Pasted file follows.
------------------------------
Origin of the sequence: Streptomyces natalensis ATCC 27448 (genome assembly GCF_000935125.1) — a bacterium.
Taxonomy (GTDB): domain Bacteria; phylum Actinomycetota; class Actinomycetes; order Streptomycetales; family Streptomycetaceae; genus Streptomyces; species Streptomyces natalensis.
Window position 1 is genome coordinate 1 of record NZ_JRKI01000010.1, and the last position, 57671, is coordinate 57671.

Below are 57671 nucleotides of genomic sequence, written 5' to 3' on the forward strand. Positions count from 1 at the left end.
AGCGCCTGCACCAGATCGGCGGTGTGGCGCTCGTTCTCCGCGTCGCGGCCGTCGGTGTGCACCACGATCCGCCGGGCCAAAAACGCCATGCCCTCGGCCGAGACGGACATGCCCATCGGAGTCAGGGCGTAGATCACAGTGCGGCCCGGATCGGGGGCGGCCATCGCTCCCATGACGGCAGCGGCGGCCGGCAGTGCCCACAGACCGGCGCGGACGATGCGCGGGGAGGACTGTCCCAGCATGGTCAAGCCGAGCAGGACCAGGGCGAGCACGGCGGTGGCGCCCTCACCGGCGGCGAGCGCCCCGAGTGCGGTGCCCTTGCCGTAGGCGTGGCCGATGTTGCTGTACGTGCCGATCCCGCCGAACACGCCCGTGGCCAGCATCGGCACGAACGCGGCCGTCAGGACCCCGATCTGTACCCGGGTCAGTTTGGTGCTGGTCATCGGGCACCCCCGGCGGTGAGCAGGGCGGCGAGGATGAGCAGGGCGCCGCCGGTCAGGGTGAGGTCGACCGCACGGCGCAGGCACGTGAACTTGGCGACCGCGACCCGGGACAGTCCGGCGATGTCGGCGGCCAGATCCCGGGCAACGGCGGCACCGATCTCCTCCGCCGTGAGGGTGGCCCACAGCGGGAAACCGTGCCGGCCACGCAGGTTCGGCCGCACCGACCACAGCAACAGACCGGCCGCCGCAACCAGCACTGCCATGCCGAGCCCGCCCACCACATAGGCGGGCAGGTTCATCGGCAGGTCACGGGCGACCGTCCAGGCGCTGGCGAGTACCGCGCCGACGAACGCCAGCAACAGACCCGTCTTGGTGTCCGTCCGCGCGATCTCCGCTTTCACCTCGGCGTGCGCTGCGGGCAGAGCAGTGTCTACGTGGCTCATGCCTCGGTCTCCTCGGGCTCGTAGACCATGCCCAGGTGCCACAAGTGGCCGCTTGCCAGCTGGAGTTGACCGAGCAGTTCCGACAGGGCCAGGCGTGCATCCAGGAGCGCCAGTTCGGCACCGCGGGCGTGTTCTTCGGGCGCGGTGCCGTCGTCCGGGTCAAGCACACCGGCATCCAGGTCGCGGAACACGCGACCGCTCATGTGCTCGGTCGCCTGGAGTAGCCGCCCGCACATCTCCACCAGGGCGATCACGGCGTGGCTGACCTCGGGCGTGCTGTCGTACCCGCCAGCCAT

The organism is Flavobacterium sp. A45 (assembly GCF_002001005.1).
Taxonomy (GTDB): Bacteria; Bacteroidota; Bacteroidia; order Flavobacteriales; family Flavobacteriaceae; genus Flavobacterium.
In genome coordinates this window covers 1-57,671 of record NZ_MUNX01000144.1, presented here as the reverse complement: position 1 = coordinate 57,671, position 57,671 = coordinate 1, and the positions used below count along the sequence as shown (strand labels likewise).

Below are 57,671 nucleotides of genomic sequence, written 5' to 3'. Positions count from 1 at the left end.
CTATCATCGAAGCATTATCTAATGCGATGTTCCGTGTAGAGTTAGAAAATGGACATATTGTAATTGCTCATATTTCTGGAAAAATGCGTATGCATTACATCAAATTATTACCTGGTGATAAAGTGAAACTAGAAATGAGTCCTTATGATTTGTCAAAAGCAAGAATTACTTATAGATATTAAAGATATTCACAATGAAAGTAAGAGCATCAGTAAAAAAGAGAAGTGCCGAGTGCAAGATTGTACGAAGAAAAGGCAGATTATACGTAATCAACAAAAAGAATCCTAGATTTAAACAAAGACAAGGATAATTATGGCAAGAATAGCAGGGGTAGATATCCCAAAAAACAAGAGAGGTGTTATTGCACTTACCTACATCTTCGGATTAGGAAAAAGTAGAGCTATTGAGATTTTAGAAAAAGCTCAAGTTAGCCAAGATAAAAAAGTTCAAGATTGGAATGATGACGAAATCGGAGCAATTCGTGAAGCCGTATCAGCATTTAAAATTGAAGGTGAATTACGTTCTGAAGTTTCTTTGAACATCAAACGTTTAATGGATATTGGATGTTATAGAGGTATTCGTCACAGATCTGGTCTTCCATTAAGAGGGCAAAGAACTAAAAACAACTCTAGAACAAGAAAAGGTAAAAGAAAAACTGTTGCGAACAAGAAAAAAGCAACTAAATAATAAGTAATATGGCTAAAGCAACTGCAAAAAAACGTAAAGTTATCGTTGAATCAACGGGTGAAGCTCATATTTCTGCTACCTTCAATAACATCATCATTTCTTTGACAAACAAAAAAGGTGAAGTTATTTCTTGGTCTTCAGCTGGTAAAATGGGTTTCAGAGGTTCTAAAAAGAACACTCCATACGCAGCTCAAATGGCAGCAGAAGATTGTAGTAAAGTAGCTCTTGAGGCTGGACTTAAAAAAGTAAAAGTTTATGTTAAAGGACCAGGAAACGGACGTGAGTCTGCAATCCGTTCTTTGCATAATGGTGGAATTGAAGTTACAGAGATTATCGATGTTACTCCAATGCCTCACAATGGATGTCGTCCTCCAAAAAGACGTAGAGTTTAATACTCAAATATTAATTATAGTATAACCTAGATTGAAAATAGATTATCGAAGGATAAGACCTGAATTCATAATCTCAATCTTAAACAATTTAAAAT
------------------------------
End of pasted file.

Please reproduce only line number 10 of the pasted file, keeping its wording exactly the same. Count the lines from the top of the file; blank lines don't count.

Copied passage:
CTATCATCGAAGCATTATCTAATGCGATGTTCCGTGTAGAGTTAGAAAATGGACATATTGTAATTGCTCATATTTCTGGAAAAATGCGTATGCATTACATCAAATTATTACCTGGTGATAAAGTGAAACTAGAAATGAGTCCTTATGATTTGTCAAAAGCAAGAATTACTTATAGATATTAAAGATATTCACAATGAAAGTAAGAGCATCAGTAAAAAAGAGAAGTGCCGAGTGCAAGATTGTACGAAGAAAAGGCAGATTATACGTAATCAACAAAAAGAATCCTAGATTTAAACAAAGACAAGGATAATTATGGCAAGAATAGCAGGGGTAGATATCCCAAAAAACAAGAGAGGTGTTATTGCACTTACCTACATCTTCGGATTAGGAAAAAGTAGAGCTATTGAGATTTTAGAAAAAGCTCAAGTTAGCCAAGATAAAAAAGTTCAAGATTGGAATGATGACGAAATCGGAGCAATTCGTGAAGCCGTATCAGCATTTAAAATTGAAGGTGAATTACGTTCTGAAGTTTCTTTGAACATCAAACGTTTAATGGATATTGGATGTTATAGAGGTATTCGTCACAGATCTGGTCTTCCATTAAGAGGGCAAAGAACTAAAAACAACTCTAGAACAAGAAAAGGTAAAAGAAAAACTGTTGCGAACAAGAAAAAAGCAACTAAATAATAAGTAATATGGCTAAAGCAACTGCAAAAAAACGTAAAGTTATCGTTGAATCAACGGGTGAAGCTCATATTTCTGCTACCTTCAATAACATCATCATTTCTTTGACAAACAAAAAAGGTGAAGTTATTTCTTGGTCTTCAGCTGGTAAAATGGGTTTCAGAGGTTCTAAAAAGAACACTCCATACGCAGCTCAAATGGCAGCAGAAGATTGTAGTAAAGTAGCTCTTGAGGCTGGACTTAAAAAAGTAAAAGTTTATGTTAAAGGACCAGGAAACGGACGTGAGTCTGCAATCCGTTCTTTGCATAATGGTGGAATTGAAGTTACAGAGATTATCGATGTTACTCCAATGCCTCACAATGGATGTCGTCCTCCAAAAAGACGTAGAGTTTAATACTCAAATATTAATTATAGTATAACCTAGATTGAAAATAGATTATCGAAGGATAAGACCTGAATTCATAATCTCAATCTTAAACAATTTAAAAT